PubMed Abstract | CrossRef Full Text | Google Scholar

158. Wang X, Sun B, Liu S, Xia T. Structure activity relationships of engineered nanomaterials in inducing NLRP3 inflammasome activation and chronic lung fibrosis. NanoImpact. (2017) 6:99–108. doi: 10.1016/j.impact.2016.08.002

PubMed Abstract | CrossRef Full Text | Google Scholar

159. Artlett CM. The role of the NLRP3 inflammasome in fibrosis. Open Rheumatol J. (2012) 6:80–6. doi: 10.2174/1874312901206010080

PubMed Abstract | CrossRef Full Text | Google Scholar

160. Doerner AM, Zuraw BL. TGF-beta1 induced epithelial to mesenchymal transition (EMT) in human bronchial epithelial cells is enhanced by IL-1beta but not abrogated by corticosteroids. Respir Res. (2009) 10:100. doi: 10.1186/1465-9921-10-100

PubMed Abstract | CrossRef Full Text | Google Scholar

161. Romero CA, Remor A, Latini A, De Paul AL, Torres AI, Mukdsi JH. Uric acid activates NRLP3 inflammasome in an in-vivo model of epithelial to mesenchymal transition in the kidney. J Mol Histol. (2017) 48:209–18. doi: 10.1007/s10735-017-9720-9

PubMed Abstract | CrossRef Full Text | Google Scholar

162. Song S, Qiu D, Luo F, Wei J, Wu M, Wu H, et al. Knockdown of NLRP3 alleviates high glucose or TGFB1-induced EMT in human renal tubular cells. J Mol Endocrinol. (2018) 61:101–13. doi: 10.1530/JME-18-0069

PubMed Abstract | CrossRef Full Text | Google Scholar

Keywords: NLRP3, EMT—epithelial to mesenchymal transition, fibrosis, inflammasome, TGF-β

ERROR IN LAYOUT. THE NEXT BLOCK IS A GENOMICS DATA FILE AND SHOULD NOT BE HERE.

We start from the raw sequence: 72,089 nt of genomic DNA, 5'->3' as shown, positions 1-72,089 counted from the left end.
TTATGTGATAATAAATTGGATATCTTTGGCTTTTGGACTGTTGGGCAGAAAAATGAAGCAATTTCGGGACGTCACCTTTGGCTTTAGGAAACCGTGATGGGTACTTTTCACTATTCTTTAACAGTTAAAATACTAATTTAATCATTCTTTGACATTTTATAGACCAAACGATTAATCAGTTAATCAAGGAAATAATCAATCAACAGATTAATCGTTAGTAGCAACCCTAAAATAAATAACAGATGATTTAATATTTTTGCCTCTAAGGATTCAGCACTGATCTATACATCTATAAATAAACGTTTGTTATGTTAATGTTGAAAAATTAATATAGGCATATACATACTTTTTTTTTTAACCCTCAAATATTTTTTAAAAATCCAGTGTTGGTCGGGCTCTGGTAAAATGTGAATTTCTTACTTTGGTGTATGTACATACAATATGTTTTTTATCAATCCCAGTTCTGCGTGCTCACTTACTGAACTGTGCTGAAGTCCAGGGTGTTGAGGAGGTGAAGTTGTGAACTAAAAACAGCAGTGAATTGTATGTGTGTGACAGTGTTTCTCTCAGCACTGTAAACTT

Citation: Alyaseer AAA, de Lima MHS and Braga TT (2020) The Role of NLRP3 Inflammasome Activation in the Epithelial to Mesenchymal Transition Process During the Fibrosis. Front. Immunol. 11:883. doi: 10.3389/fimmu.2020.00883

Received: 04 February 2020; Accepted: 16 April 2020;
Published: 20 May 2020.

Edited by:

Robson Coutinho-Silva, Federal University of Rio de Janeiro, Brazil

Reviewed by:

Alberto Baroja-Mazo, Biomedical Research Institute of Murcia (IMIB), Spain
Junya Masumoto, Ehime University Graduate School of Medicine, Japan

Copyright © 2020 Alyaseer, de Lima and Braga. This is an open-access article distributed under the terms of the Creative Commons Attribution License (CC BY). The use, distribution or reproduction in other forums is permitted, provided the original author(s) and the copyright owner(s) are credited and that the original publication in this journal is cited, in accordance with accepted academic practice. No use, distribution or reproduction is permitted which does not comply with these terms.

*Correspondence: Tarcio Teodoro Braga, tarcio_tb@yahoo.com.br